"We really don't see them a lot," Robinson said.

Farm worker Mario Murillo, a 15-year veteran of ranches from Murietta
to Marysville, said he has never met an inspector from a county
agriculture commissioner's office.

Hudson, Carl and others also blast the system for reporting pesticide-
related illness, which requires doctors to report to the
commissioners' offices any potential pesticide cases. But this rarely
happens.

State records show that only one illness in five is reported,
Department of Pesticide Regulation spokesman Glenn Brank said. That's
why department agents comb the state's worker's compensation files to
glean other cases.

Farm workers and their advocates say they are actively discouraged
from reporting illnesses and often are punished when they do. A worker
named Steven, who did not want his last name published for fear of
retribution, said several of his co-workers were fired recently after
complaining about horrible working conditions at a Marysville farm.

The realities of migrant life are another factor. Many farm laborers
entered California illegally and fear deportation more than pesticide
exposure. Most speak no English and have no vehicles to drive
themselves to doctors. They almost always lack health insurance.

"Workers don't know how to report it," said California Rural Legal
Assistance paralegal Luis Rivera, whose territory includes San Joaquin
and Stanislaus counties. "When you go to a labor camp, you will not
see a public telephone, you will not see public transportation."

None of the workers interviewed last week at a Yuba County ranch had
ever heard of an agriculture commissioner, and all said they thought
their only recourse if they got sick was to tell the patron -- their
boss. They said that wouldn't do any good.

Tulare County's Martinez, the worker permanently injured by misused
pesticides, said the same thing.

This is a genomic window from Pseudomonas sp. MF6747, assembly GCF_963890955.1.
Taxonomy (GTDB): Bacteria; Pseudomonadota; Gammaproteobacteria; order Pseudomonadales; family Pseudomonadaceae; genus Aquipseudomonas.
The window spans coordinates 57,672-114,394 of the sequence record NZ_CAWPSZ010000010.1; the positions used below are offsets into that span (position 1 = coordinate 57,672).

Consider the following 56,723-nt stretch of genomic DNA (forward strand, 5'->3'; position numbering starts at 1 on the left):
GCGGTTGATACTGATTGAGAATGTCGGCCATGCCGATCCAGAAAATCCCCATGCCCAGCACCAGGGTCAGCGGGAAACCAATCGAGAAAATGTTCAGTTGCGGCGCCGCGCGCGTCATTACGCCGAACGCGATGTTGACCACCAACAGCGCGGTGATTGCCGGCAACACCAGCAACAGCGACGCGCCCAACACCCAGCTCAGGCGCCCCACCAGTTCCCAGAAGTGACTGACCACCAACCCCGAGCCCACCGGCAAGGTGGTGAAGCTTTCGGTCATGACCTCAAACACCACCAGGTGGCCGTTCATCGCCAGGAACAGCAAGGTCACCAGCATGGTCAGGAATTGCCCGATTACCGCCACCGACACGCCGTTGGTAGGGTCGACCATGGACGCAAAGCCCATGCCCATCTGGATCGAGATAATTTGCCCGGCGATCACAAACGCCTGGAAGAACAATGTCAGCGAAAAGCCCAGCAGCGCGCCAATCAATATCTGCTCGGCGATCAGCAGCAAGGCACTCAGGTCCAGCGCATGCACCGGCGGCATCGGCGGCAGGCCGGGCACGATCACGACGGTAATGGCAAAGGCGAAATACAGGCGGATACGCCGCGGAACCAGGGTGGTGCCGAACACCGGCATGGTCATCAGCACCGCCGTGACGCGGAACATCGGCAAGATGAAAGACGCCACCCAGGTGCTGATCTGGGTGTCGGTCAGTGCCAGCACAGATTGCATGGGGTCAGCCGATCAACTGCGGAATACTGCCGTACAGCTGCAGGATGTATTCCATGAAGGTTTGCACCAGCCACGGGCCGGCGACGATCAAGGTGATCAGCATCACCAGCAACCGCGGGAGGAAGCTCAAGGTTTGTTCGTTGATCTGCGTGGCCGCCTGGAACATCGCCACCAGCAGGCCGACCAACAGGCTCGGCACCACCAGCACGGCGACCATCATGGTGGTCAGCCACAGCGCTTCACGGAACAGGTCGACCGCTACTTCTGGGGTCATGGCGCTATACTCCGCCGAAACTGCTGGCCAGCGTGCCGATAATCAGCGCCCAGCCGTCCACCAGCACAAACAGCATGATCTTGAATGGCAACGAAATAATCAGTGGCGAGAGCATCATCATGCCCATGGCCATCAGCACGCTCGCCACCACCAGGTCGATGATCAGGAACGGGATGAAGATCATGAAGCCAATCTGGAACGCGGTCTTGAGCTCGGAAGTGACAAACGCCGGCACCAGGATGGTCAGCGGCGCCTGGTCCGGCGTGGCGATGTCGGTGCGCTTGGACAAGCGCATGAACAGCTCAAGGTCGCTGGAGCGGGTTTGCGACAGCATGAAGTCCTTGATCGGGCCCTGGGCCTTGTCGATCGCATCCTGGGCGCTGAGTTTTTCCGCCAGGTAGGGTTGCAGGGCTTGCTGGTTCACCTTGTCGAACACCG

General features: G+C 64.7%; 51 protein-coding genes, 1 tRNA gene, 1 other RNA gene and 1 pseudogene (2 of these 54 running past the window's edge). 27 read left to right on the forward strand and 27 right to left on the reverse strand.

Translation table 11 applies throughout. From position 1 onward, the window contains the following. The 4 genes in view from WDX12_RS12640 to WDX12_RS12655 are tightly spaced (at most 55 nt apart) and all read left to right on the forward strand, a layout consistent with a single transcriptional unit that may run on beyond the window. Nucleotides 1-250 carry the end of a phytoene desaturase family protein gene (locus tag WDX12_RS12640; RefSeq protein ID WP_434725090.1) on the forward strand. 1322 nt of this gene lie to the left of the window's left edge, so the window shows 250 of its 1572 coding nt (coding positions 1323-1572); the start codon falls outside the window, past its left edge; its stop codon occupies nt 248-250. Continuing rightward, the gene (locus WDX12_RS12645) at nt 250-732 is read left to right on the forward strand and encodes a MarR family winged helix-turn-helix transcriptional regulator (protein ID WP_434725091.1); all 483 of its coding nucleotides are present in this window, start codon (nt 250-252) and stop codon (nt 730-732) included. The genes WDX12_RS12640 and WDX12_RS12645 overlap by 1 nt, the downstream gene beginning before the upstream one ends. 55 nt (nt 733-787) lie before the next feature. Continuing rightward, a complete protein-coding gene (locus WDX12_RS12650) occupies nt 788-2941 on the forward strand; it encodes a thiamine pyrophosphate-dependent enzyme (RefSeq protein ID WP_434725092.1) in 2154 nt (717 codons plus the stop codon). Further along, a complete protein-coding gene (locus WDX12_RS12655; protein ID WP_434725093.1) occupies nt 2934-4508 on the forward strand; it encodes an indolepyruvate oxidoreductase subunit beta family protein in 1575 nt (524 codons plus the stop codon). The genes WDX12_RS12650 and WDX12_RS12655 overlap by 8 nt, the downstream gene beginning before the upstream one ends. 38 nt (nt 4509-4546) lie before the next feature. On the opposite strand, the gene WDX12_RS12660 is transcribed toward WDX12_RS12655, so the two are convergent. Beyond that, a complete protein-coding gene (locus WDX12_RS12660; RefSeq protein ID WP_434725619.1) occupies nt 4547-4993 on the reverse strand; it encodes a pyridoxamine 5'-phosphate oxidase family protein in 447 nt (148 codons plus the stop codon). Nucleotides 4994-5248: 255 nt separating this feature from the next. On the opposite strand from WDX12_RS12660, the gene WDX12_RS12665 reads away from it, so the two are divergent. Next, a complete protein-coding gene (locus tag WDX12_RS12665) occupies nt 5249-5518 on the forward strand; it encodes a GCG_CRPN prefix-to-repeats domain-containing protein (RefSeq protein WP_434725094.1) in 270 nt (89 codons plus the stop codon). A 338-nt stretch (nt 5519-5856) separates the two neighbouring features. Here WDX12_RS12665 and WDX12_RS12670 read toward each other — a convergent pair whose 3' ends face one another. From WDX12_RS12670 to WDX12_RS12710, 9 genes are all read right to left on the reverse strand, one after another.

"You know, I was thinking about my check," he said. "I wanted to keep
working."

New regime

Mary-Ann Warmerdam, Gov. Arnold Schwarzenegger's new chief of the
Department of Pesticide Regulation, says she has begun cracking down
on weak or inconsistent pesticide enforcement.

In the past 10 months, Warmerdam -- a former lobbyist for the
California Farm Bureau Federation -- has overhauled the state
guidelines for pesticide enforcement, reminded agriculture
commissioners that they can call in district attorneys for serious
cases and has begun overseeing county-specific plans designed to
address specific enforcement problems.

The commissioners have caught Warmerdam's drift. Hudson says he has
stepped up enforcement, as has Gudgel. Both commissioners are
developing improvement plans for their pesticide enforcement with the
state.

Legislators also are doing their part. Last year, Schwarzenegger
signed legislation sponsored by Kern County's Sen. Dean Florez, a
Democrat. The law boosts maximum fines for pesticide violations.

Now Los Angeles-area Sen. Martha Escutia, also a Democrat, wants to
require agriculture commissioners to act more like Carl in Sacramento
or Solano's Howard. Her bill would require commissioners to impose a
fine whenever a worker's health or safety is threatened.

The legislation is stalled, because Assemblywoman Barbara Matthews, D-
Tracy, chairwoman of the Assembly Agriculture Committee, favors a
compromise bill that preserves some discretion for the commissioners.
Assembly Speaker Fabian Nunez, whose parents were farm workers, has
taken an interest in Escutia's bill, which is expected to re-emerge in
the next few weeks.

Farmers are not happy with the shift toward stronger enforcement. Farm
Bureau President Robinson called the new focus "warped."

"It's a punitive type of thing rather than rewards," Robinson said.
"If you do your education, and everybody gets it right, you shouldn't
have to write fines."

Salomon's quaking limbs, his dialysis machine and the oxygen tank he's
tethered to remind him every moment that growers don't always get it
right. And when they don't, even "justice" amounts to a few dollars
out of their pocket. No amount of money will free Salomon from his
little room.

"I live only in suffering," he said. "I am now just a piece of
history."

Record staff writer Karina Ioffee contributed to this report.

Contact Capitol Bureau Chief Hank Shaw at 916 441-4078 or
sacto@recordnet.com